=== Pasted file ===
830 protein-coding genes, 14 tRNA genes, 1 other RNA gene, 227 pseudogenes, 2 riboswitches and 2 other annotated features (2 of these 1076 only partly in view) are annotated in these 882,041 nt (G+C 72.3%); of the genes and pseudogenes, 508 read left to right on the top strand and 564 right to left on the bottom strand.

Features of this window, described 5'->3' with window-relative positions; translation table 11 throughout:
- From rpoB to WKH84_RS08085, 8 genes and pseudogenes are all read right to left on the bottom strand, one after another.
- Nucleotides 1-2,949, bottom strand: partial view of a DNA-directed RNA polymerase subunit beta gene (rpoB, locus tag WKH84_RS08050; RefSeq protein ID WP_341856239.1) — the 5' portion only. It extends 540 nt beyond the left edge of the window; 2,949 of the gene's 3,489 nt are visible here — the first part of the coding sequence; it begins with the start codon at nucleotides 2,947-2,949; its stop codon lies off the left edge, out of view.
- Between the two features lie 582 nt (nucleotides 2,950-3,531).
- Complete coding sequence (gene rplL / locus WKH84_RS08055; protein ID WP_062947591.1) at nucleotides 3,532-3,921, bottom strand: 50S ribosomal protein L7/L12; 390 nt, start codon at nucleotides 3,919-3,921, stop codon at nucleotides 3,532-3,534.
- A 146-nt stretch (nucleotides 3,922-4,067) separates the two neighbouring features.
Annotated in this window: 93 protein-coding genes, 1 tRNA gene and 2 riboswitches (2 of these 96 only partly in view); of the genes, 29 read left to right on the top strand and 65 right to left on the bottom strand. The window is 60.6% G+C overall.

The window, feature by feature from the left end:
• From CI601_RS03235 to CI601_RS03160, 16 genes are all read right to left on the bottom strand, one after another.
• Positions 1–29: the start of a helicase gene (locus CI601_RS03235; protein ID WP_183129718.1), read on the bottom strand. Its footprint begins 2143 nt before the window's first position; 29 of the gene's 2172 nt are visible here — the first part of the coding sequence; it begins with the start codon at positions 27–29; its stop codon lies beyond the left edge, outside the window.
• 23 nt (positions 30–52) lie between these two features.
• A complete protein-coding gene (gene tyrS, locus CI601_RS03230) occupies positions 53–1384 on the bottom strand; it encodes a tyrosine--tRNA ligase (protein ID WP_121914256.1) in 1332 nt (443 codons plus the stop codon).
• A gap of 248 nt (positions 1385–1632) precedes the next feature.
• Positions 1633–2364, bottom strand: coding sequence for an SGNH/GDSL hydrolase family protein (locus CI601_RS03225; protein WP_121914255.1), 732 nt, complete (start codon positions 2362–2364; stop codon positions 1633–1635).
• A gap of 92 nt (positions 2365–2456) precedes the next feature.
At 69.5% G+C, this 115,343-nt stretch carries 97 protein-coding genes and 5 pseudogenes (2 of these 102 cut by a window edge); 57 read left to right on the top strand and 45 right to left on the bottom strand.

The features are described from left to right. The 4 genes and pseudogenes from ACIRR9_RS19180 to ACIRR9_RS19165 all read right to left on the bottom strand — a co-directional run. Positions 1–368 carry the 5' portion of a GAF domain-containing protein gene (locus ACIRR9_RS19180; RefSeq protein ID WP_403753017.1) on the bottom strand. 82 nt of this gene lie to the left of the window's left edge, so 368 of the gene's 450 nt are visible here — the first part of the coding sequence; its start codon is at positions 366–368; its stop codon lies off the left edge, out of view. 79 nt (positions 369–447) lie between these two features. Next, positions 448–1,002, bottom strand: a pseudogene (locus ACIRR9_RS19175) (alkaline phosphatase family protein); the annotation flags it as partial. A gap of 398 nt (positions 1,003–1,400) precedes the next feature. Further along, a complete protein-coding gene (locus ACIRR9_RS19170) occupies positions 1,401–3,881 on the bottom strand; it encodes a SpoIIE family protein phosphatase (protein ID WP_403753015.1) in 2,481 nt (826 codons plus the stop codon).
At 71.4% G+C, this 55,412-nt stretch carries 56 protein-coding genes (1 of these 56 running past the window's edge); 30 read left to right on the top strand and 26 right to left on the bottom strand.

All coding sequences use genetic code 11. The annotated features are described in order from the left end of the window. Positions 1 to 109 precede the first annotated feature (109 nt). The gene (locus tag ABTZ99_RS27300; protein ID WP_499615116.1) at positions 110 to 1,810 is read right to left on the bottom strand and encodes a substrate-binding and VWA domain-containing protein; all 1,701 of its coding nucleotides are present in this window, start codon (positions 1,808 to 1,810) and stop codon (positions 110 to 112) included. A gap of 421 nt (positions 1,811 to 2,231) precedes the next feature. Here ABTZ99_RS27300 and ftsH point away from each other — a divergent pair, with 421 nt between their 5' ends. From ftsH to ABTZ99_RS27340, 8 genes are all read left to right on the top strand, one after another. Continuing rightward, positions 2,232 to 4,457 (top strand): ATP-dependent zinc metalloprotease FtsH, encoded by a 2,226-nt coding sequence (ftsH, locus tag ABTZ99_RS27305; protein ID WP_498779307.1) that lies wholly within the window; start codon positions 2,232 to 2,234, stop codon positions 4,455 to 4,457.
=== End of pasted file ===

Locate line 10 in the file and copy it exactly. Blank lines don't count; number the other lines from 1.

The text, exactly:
• From CI601_RS03235 to CI601_RS03160, 16 genes are all read right to left on the bottom strand, one after another.